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Books Books 1 - 10 of 18 on It is not from the benevolence of the butcher, the brewer, or the baker that we expect....  
" It is not from the benevolence of the butcher, the brewer, or the baker that we expect our dinner, but from their regard to their own interest. "
Freedomnomics: Why the Free Market Works and Other Half-baked Theories Don't - Page 1
by John R. Lott Jr. - 2007 - 275 pages
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An Inquiry Into the Nature and Causes of the Wealth of Nations

Adam Smith, M. Garnier (Germain) - 1838 - 429 pages
...benevolence of the butcher, the brewer, ur the luktr tbM w* expect our dinner, but from their теgard to their own interest We address ourselves, not to their humanity, but to their selfJove, and never talk to them of our own necessities, but of their advantages. Nobody but a beggar...
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the practitioner

Francis E. Anstie,M.D.,F.R.C.P. - 1873
...self-interest. " It is not," he says, " from the benevolence of the butcher, the brewer, or the baker, that we expect our dinner, but from their regard to their own interest." 1 He then proceeds to show that the division of labour is limited by the extent of the market; from...
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An Inquiry Into the Nature and Causes of the Wealth of Nations, Volume 1

Adam Smith - Economics - 1880
...we stand in need of. It is not from the benevolence of the butcher, the brewer, or the baker, that we expect our dinner, but from their regard to their own interest. We address ourselves, not to our humanity, but to their self-love, and never talk to them of their own necessities but of their...
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The Economic Review, Volume 15

Christian sociology - 1905
...inspired his remark, " It is not from the benevolence of the butcher, the brewer, or the baker that we expect our dinner, but from their regard to their own interest." " He may have obtained a general love of liberty from Hutcheson, but whence did he obtain the belief...
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The social philosophy of Carlyle and Ruskin

Frederick William Roe - Art - 1921 - 335 pages
...diminish its security. ... It is not from the benevolence of the butcher, the brewer, or the baker, that we expect our dinner, but from their regard to their own interest." 2 Such are the classic presuppositions of the father of political economy. 1 1 refer of course chiefly...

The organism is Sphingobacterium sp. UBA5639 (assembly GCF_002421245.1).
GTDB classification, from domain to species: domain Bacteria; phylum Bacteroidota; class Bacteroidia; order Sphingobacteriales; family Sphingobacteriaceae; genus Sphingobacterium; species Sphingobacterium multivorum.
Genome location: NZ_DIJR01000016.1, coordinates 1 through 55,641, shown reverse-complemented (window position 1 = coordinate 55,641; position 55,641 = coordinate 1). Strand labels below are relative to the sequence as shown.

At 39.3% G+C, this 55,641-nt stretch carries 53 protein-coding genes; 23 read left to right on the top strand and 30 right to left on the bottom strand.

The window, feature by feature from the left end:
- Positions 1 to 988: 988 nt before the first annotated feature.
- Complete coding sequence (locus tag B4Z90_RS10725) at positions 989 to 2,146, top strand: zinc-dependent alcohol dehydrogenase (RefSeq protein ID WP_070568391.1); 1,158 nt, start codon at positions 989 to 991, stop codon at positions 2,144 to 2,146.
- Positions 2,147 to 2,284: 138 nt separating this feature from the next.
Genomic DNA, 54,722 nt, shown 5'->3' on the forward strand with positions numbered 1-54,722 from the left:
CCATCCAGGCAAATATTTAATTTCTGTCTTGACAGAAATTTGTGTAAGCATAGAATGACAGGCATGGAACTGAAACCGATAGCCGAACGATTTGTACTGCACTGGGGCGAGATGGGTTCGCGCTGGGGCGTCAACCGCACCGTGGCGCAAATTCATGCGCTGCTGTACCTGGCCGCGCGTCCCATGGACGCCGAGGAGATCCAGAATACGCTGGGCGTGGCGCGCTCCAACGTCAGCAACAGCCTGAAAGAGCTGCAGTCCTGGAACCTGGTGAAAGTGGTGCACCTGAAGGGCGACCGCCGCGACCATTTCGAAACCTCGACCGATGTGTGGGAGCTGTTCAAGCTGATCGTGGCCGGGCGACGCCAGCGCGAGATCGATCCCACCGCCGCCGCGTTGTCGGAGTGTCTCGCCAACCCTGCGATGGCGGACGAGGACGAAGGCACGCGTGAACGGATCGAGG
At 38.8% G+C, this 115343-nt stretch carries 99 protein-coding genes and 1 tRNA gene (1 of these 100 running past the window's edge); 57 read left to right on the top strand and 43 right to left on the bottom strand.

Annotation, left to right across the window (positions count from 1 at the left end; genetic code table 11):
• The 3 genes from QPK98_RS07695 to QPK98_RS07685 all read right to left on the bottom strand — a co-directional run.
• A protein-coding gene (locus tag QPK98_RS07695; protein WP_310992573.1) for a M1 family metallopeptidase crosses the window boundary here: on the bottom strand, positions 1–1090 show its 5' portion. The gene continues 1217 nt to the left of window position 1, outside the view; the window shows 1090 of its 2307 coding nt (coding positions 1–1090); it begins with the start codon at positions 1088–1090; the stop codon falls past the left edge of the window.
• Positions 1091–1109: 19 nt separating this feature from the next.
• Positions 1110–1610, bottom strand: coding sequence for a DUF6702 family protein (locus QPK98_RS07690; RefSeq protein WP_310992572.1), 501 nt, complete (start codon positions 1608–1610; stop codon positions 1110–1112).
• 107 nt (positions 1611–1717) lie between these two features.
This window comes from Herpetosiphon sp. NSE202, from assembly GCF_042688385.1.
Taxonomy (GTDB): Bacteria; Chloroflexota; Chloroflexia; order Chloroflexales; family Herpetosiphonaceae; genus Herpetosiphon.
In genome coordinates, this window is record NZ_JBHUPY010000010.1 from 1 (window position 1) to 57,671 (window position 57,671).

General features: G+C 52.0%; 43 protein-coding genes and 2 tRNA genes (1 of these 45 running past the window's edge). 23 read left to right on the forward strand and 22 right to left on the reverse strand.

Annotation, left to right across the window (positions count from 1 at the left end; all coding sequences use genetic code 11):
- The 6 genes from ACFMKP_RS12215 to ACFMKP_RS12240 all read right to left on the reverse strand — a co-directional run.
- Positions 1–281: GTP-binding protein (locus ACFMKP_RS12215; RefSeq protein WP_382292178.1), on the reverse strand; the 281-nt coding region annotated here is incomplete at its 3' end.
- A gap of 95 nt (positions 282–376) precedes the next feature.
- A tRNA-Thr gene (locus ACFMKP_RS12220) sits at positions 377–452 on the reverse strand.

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The Quarterly Journal of the University of North Dakota, Volume 8

1918
...sturdy common sense that "it is not from the benevolence of the butcher, the brewer, or the baker, that we expect our dinner, but from their regard to their own interest" and that "nobody but a beggar chooses to depend chiefly upon the benevolence of his fellow citizens."...
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Globalization and Social Change: People and Places in a Divided World

Diane Perrons - Social Science - 2004 - 366 pages
...unfettered markets because: 'It is not from the benevolence of the butcher, the brewer, or the baker, that we expect our dinner, but from their regard to their own interest' (Smith 1976: 18). Thus, according to Smith, selfinterest ensures that people produce things that are...
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Boosters, Hustlers, and Speculators: Entrepreneurial Culture and the Rise of ...

Jocelyn Wills - Business & Economics - 2005 - 290 pages
...of their own— that "it is not from the benevolence of the butcher, the brewer, or the baker, that we expect our dinner, but from their regard to their own interest"— St. Paulites built their small trading outpost into a distribution center of some note during the territory's...
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Downsizing the State: Privatization and the Limits of Neoliberal Reform in ...

Dag MacLeod - Political Science - 2004 - 306 pages
...As Adam Smith argued, "It is not from the benevolence of the butcher, the brewer, or the baker, that we expect our dinner, but from their regard to their own interest" (1981, 26, 17). Moreover, according to liberal theory, the market supports individual freedom by limiting...
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War, Media, and Propaganda: A Global Perspective

Yahya R. Kamalipour, Nancy Snow - Social Science - 2004 - 261 pages
...The Wealth of Nations:4 "It is not from the benevolence of the butcher, the brewer, or the baker that we expect our dinner, but from their regard to their own interest." But Adam Smith's endorsement of the benefits of self-interested behavior applied to owners and employees...
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